Enjoy life with the wife whom you love, all the days of your vain11 life that he has given you under the sun, because that is your portion in life and in your toil at which you toil under the sun. Whatever your hand finds to do, do it with your might,12 for there is no work or thought or knowledge or wisdom in Sheol, to which you are going.
Wisdom Better Than Folly
Again I saw that under the sun the race is not to the swift, nor the battle to the strong, nor bread to the wise, nor riches to the intelligent, nor favor to those with knowledge, but time and chance happen to them all. For man does not know his time. Like fish that are taken in an evil net, and like birds that are caught in a snare, so the children of man are snared at an evil time, when it suddenly falls upon them.
I have also seen this example of wisdom under the sun, and it seemed great to me. There was a little city with few men in it, and a great king came against it and besieged it, building great siegeworks against it. But there was found in it a poor, wise man, and he by his wisdom delivered the city. Yet no one remembered that poor man. But I say that wisdom is better than might, though the poor man's wisdom is despised and his words are not heard.
The words of the wise heard in quiet are better than the shouting of a ruler among fools. Wisdom is better than weapons of war, but one sinner destroys much good.

Footnotes
[1] 7:6 The Hebrew term hebel can refer to a “vapor” or “mere breath” (see note on 1:2)

[2] 7:9 Hebrew in the bosom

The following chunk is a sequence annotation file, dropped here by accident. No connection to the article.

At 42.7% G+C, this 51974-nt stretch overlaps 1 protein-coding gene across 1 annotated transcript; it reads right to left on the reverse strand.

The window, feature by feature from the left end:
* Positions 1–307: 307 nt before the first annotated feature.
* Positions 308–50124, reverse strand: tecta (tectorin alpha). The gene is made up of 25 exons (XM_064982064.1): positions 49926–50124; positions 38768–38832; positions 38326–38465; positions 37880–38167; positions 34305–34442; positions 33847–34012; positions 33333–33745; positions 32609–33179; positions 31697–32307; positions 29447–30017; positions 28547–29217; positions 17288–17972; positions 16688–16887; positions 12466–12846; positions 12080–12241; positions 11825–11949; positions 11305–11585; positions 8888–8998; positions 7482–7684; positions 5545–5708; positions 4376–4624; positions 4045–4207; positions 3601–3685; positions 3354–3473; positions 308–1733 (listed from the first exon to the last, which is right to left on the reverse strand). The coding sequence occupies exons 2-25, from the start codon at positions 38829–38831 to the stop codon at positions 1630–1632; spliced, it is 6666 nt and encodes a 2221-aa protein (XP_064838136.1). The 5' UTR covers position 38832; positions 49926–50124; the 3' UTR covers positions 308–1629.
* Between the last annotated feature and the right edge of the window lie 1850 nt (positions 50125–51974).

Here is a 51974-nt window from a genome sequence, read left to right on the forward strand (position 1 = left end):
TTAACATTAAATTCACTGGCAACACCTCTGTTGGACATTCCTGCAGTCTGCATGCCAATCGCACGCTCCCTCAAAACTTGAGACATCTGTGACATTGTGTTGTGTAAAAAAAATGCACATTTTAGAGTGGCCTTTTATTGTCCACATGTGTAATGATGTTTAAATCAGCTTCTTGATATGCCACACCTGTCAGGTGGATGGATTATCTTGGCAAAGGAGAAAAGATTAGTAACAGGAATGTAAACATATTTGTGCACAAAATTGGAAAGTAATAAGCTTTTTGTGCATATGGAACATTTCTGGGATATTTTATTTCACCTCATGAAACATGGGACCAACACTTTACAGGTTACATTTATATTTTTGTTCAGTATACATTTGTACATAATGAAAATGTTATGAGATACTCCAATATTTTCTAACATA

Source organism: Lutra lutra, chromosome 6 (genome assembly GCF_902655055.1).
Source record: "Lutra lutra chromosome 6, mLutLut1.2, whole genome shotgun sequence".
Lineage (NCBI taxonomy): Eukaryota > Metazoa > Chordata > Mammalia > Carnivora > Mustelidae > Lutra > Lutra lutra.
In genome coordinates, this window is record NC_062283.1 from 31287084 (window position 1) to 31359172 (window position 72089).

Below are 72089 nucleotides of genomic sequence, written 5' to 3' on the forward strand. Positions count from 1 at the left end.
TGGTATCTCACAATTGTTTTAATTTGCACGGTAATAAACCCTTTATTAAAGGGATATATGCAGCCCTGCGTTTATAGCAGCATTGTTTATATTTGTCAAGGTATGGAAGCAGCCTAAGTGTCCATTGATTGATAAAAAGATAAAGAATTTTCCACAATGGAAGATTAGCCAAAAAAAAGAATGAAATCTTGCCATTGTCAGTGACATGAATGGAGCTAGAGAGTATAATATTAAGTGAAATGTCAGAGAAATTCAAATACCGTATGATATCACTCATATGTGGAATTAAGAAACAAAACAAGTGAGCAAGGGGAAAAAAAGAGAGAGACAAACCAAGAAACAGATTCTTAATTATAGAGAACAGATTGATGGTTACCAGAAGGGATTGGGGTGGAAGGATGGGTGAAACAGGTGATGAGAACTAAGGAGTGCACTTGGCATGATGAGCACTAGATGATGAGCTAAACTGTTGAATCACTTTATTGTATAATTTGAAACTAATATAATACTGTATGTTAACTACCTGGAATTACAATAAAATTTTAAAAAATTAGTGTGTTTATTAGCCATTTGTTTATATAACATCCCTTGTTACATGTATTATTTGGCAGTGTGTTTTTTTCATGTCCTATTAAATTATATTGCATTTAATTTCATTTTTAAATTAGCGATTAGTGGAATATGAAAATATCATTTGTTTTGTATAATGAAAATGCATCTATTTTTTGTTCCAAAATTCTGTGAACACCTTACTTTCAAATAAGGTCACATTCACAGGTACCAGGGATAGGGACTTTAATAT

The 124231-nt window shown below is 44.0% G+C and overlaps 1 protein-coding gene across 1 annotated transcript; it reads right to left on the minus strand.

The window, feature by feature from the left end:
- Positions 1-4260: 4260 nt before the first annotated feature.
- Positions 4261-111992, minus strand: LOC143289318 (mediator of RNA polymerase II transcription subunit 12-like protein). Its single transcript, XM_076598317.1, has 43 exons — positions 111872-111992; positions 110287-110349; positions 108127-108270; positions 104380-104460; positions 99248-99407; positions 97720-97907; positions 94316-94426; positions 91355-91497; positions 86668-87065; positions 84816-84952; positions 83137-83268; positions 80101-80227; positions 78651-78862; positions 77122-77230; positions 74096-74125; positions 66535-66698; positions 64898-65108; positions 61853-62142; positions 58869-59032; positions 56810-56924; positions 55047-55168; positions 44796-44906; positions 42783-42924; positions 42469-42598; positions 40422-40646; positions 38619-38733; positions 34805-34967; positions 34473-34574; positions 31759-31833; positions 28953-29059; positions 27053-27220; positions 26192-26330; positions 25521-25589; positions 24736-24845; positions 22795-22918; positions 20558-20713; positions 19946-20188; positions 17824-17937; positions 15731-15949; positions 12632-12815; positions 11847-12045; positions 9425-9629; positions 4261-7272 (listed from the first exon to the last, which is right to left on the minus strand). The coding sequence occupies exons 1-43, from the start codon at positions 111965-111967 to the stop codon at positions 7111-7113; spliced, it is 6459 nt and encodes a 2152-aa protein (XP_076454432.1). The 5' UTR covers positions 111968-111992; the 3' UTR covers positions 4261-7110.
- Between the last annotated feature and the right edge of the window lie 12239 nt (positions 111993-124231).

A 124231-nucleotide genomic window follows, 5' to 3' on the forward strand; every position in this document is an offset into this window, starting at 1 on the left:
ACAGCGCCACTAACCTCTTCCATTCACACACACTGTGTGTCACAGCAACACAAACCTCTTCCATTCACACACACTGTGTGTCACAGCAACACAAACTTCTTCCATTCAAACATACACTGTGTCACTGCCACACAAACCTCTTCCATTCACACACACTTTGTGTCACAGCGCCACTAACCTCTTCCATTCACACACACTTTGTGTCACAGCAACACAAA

[3] 7:15 The Hebrew term hebel can refer to a “vapor” or “mere breath” (see note on 1:2)

[4] 8:2 Hebrew lacks say

[5] 8:2 Or because of your oath to God

[6] 8:5 Or and judgment

[7] 8:6 Or evil

[8] 8:10 Some Hebrew manuscripts, Septuagint, Vulgate; most Hebrew manuscripts forgotten

[9] 8:10 The Hebrew term hebel can refer to a “vapor” or “mere breath”; also twice in verse 14 (see note on 1:2)

[10] 9:2 Septuagint, Syriac, Vulgate; Hebrew lacks and the evil

[11] 9:9 The Hebrew term hebel can refer to a “vapor” or “mere breath” (see note on 1:2)

[12] 9:10 Or finds to do with your might, do it


(ESV)
       
     
   
     
        Evening: 2 Corinthians 11:1–15 2 Corinthians 11:1–15
     

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          2 Corinthians 11:1-15
Paul and the False Apostles
11 I wish you would bear with me in a little foolishness. Do bear with me! For I feel a divine jealousy for you, since I betrothed you to one husband, to present you as a pure virgin to Christ. But I am afraid that as the serpent deceived Eve by his cunning, your thoughts will be led astray from a sincere and pure devotion to Christ. For if someone comes and proclaims another Jesus than the one we proclaimed, or if you receive a different spirit from the one you received, or if you accept a different gospel from the one you accepted, you put up with it readily enough. Indeed, I consider that I am not in the least inferior to these super-apostles. Even if I am unskilled in speaking, I am not so in knowledge; indeed, in every way we have made this plain to you in all things.
Or did I commit a sin in humbling myself so that you might be exalted, because I preached God's gospel to you free of charge? I robbed other churches by accepting support from them in order to serve you. And when I was with you and was in need, I did not burden anyone, for the brothers who came from Macedonia supplied my need. So I refrained and will refrain from burdening you in any way. As the truth of Christ is in me, this boasting of mine will not be silenced in the regions of Achaia. And why? Because I do not love you? God knows I do!